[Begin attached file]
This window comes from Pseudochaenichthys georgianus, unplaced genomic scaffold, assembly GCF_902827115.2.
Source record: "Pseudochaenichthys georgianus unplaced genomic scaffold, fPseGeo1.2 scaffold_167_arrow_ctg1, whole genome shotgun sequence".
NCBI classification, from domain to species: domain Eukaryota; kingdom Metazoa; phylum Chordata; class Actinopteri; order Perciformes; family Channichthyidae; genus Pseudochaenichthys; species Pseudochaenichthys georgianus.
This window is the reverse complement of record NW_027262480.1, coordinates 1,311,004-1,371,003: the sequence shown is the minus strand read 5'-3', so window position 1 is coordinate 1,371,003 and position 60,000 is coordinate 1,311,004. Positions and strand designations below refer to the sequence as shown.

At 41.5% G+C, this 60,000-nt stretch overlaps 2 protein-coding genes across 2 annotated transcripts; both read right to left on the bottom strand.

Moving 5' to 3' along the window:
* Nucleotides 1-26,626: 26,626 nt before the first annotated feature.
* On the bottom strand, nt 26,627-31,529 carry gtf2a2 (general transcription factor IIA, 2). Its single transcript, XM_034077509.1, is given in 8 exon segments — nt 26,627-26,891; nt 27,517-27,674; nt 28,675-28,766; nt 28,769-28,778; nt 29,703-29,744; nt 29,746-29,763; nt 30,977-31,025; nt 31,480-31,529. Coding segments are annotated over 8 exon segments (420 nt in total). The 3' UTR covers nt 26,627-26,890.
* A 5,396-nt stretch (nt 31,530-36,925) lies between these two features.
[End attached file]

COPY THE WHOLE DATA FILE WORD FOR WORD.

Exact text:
This window comes from Pseudochaenichthys georgianus, unplaced genomic scaffold, assembly GCF_902827115.2.
Source record: "Pseudochaenichthys georgianus unplaced genomic scaffold, fPseGeo1.2 scaffold_167_arrow_ctg1, whole genome shotgun sequence".
NCBI classification, from domain to species: domain Eukaryota; kingdom Metazoa; phylum Chordata; class Actinopteri; order Perciformes; family Channichthyidae; genus Pseudochaenichthys; species Pseudochaenichthys georgianus.
This window is the reverse complement of record NW_027262480.1, coordinates 1,311,004-1,371,003: the sequence shown is the minus strand read 5'-3', so window position 1 is coordinate 1,371,003 and position 60,000 is coordinate 1,311,004. Positions and strand designations below refer to the sequence as shown.

At 41.5% G+C, this 60,000-nt stretch overlaps 2 protein-coding genes across 2 annotated transcripts; both read right to left on the bottom strand.

Moving 5' to 3' along the window:
* Nucleotides 1-26,626: 26,626 nt before the first annotated feature.
* On the bottom strand, nt 26,627-31,529 carry gtf2a2 (general transcription factor IIA, 2). Its single transcript, XM_034077509.1, is given in 8 exon segments — nt 26,627-26,891; nt 27,517-27,674; nt 28,675-28,766; nt 28,769-28,778; nt 29,703-29,744; nt 29,746-29,763; nt 30,977-31,025; nt 31,480-31,529. Coding segments are annotated over 8 exon segments (420 nt in total). The 3' UTR covers nt 26,627-26,890.
* A 5,396-nt stretch (nt 31,530-36,925) lies between these two features.